• Tawi-Tawi broadcaster killed

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    ZAMBOANGA CITY: Motorcycle-riding gunmen killed a radio broadcaster for still unknown reasons on Sunday night in Tawi-Tawi, a day after the observance of World Press Freedom Day.

    Richard Najid, 35, station manager of DxNN Power Myx FM, was on a motorcycle heading home from a basketball game when he was slain near his home in the village of Tubig Boh, Bongao.

    Tawi Tawi Police Director Senior Supt. Joselito Salido said the incident occurred at about 7:30 p.m.

    Responding policemen said the victim, also known as DJ Troy Rajid, died on the way to the hospital.

    Najid, a father of five, was a reporter of DXGD in Jolo, Sulu before transferring to DxNN.

    Najid was the second journalist murdered in Tawi-Tawi after Radyo ng Bayan production supervisor Vicente Sumalpong, who was killed on June 25, 2007.Sumalpong’s two companions alsojournalists—were wounded in the ambush.

    Najid’s killing was condemned by the government, National Union of Journalists of the Philippines (NUJP) and National Press Club of the Philippines (NPC).

    “Kinokondena namin ang pagpaslang kay Ginoong Richard Najid [We condemn the killing of Mr. Richard Najid],” Presidential Communication Secretary Her–minio Coloma Jr.told media in a statement.

    Coloma said President Benigno Aquino 3rd has ordered the Philippine National Police (PNP) to hunt down Najid’s killers.

    “Inatasan na ang PNP na alamin, dakpin at panagutin ang pinag–hihinalaang may kinalaman sa krimen [The PNP has been ordered to identify, apprehend, and persecute the people behind the crime],” Coloma added.

    The NUJP said it was disturbed by the reaction of provincial Police Chief Joselito Salido who quickly dismissed the possibility that Najid’s murder was related to the victim’s work. Salido was quoted by the NUJP as saying that the victim was “just one disc jockey, a person that plays popular music on FM radio station. He is not a journalist.”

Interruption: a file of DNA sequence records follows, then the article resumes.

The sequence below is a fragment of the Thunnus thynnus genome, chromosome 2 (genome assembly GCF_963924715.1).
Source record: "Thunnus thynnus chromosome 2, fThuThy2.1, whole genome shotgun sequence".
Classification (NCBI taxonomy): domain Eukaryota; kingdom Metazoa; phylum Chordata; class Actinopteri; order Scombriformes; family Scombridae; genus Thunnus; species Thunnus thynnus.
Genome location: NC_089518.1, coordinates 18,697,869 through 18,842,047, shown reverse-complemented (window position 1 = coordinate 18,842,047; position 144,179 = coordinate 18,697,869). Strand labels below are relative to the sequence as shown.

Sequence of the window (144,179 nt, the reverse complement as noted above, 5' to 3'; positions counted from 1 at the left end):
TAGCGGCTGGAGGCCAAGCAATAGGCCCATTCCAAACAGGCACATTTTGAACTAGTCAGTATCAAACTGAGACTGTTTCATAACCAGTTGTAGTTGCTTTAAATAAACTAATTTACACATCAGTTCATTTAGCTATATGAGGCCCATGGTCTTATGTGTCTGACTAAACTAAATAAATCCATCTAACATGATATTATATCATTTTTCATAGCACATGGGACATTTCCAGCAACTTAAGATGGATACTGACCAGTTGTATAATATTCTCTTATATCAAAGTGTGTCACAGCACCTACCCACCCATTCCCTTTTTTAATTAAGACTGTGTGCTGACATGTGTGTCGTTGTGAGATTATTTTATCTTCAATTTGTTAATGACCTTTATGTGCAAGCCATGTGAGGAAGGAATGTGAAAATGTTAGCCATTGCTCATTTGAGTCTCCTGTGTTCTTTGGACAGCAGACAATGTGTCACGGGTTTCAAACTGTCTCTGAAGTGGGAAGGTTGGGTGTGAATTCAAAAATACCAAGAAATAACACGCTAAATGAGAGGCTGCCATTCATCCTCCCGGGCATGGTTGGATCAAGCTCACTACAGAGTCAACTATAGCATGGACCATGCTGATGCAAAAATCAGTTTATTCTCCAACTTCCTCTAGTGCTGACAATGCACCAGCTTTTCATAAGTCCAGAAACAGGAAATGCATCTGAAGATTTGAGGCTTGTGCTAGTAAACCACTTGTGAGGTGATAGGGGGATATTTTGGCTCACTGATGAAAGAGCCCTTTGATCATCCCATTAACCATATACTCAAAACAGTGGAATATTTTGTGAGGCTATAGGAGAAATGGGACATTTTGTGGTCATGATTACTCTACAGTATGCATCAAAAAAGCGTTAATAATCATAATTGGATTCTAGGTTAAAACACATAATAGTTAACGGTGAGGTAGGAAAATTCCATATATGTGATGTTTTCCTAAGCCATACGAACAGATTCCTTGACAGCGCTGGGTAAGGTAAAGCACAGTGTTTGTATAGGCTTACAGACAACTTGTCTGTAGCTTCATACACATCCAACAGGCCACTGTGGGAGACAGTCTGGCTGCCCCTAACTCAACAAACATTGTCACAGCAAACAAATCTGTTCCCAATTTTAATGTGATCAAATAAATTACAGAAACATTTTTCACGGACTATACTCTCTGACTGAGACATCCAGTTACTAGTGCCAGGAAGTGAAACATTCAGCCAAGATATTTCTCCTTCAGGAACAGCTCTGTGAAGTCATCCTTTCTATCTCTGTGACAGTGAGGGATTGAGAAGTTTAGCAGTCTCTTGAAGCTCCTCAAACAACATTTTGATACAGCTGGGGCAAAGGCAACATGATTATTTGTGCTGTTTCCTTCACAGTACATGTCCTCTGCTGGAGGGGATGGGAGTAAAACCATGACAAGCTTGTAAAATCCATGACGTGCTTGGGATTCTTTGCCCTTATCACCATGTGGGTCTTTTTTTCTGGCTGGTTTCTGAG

“That the chief of a province’s police force can display not only insensitivity but, more alarming, ignorance reflects on the quality of what is supposed to be the country’s main law enforcement agency and explains why media murders and human rights violations continue to be committed with impunity,” the NUJP said.

    While Nadjid did spin music, the NUJP said he also handled the station’s regular morning news and public affairs program.

    NPC President Joel Sy Egco said the killing of Najib is “a humiliating sequel to President Benigno Aquino 3rd’s pathetic gaffe when he attempted to address the issue of media killings before local and international media recently.”

    He said Najib’s murder came barely a week after Aquino blabbered helplessly when asked to explain why media killings persist under his administration.

    “This is a clear indication of lack of real concern or plain disregard for the deadly plight of Filipino journalists. He couldn’t even get his facts straight. The Aquino government’s apparent apathy toward the unabated killing of journalists is a contributory factor to the culture of impunity that threatens press freedom,” he said.

    “Each death becomes part of government statistics, a main ingredient in the administration’s lip service. As we mourn the passing of another brother in the profession, we warn Mr. Aquino that in the end, he will only have himself to blame for allowing media killings to become a flourishing trade under his watch,” Egco concluded.

    Ten local journalists have been murdered in the past 12 months and 27 since Aquino assumed the presidency in 2010, making the country one of the most dangerous places for journalists in the world, according to the International Federation of Journalists.

    WITH REPORTS FROM ANTHONY VARGAS AND CATHERINE VALENTE

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